Snapshot for September 3, 2003.
New evidence of extraordinary growth in income inequality
The Congressional Budget Office (CBO) recently released new information on the income growth for each income category over the period from 1979 to 2000. The new CBO data show rapid income growth among the highest-income households, with less growth among low- and middle-income households. The CBO data are more comprehensive than the Census Bureau income data because the CBO income measure includes realized capital gains and the value of near-cash benefits such as food stamps. The CBO also estimates tax liabilities so the data can be used to identify the growth of both pre-tax and after-tax incomes.
The figure shows that the highest-income households enjoyed the fastest inflation-adjusted income growth over the past two decades and that income inequality therefore increased greatly from 1979 to 2000. For instance, the pre-tax income of the top 1% of households grew by 184% over the 21 years measured, and the after-tax income of this group tripled to $863,000 in 2000.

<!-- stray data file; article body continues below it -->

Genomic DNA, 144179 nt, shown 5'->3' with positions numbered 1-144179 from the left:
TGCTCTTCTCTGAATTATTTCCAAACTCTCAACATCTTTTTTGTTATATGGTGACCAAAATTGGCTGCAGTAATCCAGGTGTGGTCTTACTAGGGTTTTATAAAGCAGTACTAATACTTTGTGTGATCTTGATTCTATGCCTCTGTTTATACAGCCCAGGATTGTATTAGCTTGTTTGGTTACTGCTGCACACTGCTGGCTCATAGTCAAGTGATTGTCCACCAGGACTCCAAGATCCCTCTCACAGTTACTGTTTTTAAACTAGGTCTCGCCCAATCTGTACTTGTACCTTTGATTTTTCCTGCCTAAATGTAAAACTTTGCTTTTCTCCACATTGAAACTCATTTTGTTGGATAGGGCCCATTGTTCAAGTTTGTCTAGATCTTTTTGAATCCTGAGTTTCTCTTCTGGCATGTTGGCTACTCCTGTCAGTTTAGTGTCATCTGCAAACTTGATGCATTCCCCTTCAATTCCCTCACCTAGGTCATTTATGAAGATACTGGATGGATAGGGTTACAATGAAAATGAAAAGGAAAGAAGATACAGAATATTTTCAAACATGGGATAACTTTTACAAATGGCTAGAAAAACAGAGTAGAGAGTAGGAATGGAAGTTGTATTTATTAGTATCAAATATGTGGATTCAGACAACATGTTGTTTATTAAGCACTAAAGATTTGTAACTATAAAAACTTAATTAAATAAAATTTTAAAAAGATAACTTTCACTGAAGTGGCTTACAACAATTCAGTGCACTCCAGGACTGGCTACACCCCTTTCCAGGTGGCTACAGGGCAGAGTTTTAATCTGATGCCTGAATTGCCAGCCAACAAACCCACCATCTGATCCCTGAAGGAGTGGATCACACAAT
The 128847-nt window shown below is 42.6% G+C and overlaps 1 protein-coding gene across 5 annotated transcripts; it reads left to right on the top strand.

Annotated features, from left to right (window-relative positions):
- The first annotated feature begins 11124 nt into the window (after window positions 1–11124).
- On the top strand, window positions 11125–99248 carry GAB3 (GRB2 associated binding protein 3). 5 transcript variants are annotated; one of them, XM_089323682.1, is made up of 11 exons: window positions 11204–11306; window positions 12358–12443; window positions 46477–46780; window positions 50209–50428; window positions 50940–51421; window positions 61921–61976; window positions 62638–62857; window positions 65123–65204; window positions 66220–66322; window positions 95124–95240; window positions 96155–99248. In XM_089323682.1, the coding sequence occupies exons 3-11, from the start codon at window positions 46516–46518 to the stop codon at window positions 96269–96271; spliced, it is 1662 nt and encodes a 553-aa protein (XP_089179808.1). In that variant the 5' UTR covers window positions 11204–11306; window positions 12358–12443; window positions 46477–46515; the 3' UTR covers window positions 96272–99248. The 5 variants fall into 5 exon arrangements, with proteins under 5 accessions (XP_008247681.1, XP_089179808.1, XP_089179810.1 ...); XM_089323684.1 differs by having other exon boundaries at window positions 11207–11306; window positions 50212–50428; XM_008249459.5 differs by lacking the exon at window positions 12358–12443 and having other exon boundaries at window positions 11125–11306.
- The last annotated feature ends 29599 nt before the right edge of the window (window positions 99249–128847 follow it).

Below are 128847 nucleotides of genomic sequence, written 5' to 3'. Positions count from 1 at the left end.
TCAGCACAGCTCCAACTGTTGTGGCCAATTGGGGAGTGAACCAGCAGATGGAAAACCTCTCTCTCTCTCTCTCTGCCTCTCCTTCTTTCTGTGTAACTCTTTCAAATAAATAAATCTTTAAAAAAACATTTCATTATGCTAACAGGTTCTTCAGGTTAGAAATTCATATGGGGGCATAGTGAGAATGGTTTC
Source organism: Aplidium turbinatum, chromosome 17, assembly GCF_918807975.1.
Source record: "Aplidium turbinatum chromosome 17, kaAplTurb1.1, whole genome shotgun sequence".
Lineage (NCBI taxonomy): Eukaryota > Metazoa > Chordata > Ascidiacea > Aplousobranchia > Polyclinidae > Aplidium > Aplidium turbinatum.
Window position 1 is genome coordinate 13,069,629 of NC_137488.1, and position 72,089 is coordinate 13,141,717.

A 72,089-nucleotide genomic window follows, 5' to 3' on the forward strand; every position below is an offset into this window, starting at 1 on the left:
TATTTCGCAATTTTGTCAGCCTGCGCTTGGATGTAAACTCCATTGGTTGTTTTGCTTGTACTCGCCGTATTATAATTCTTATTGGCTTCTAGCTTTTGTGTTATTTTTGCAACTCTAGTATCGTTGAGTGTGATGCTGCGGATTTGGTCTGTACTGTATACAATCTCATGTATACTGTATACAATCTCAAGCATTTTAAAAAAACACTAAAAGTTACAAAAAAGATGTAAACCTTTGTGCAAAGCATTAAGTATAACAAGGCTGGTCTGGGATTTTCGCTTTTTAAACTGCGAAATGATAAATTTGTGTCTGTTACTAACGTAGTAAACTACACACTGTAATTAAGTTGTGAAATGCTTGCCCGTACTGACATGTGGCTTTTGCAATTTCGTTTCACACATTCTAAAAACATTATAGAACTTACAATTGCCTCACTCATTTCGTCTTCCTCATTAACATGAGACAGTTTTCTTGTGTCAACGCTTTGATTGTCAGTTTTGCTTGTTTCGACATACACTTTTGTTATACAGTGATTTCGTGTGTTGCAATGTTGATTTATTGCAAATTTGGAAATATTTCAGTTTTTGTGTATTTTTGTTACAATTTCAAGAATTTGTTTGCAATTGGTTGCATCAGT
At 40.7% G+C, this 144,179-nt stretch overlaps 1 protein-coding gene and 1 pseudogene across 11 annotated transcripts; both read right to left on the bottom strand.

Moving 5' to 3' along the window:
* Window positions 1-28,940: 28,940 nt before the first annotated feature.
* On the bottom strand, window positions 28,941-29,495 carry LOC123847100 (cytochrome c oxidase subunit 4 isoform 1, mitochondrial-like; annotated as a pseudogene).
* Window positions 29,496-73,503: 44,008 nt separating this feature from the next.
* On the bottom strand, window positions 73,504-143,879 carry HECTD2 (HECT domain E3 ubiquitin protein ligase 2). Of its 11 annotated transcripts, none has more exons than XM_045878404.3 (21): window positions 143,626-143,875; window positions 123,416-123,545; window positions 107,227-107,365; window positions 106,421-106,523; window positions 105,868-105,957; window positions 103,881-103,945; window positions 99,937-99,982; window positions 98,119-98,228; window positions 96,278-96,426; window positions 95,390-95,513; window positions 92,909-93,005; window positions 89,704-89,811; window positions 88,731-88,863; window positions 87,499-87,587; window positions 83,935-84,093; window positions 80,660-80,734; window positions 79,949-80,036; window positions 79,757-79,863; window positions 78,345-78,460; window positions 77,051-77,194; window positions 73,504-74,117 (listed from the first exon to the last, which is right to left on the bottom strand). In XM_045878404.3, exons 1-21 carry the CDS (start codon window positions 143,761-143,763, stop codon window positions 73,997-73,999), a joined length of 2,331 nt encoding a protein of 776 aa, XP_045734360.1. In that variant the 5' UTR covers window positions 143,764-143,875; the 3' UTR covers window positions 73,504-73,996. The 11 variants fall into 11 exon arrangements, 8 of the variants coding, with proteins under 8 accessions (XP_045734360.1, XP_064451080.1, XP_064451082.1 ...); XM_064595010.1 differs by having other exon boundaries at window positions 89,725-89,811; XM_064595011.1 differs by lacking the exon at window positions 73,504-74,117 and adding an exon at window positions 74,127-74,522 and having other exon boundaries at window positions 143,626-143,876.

In contrast, middle-income households saw pre-tax income grow by only 12.5% and after-tax income grow by 15.1%, less than 1% per year. The lowest fifth of households gained even less income, 6.6% pre-tax and 8.7% after-tax, over the 1979 to 2000 period. This uneven income growth is reflected in the fact that the ratio of incomes in the upper 1% to that of the lowest fifth nearly tripled, rising from 22.7 in 1979 to 63.0 in 2000.
Today’s snapshot was written by EPI economist Jared Bernstein and EPI President Larry Mishel, with research assistance by Yulia Fungard.
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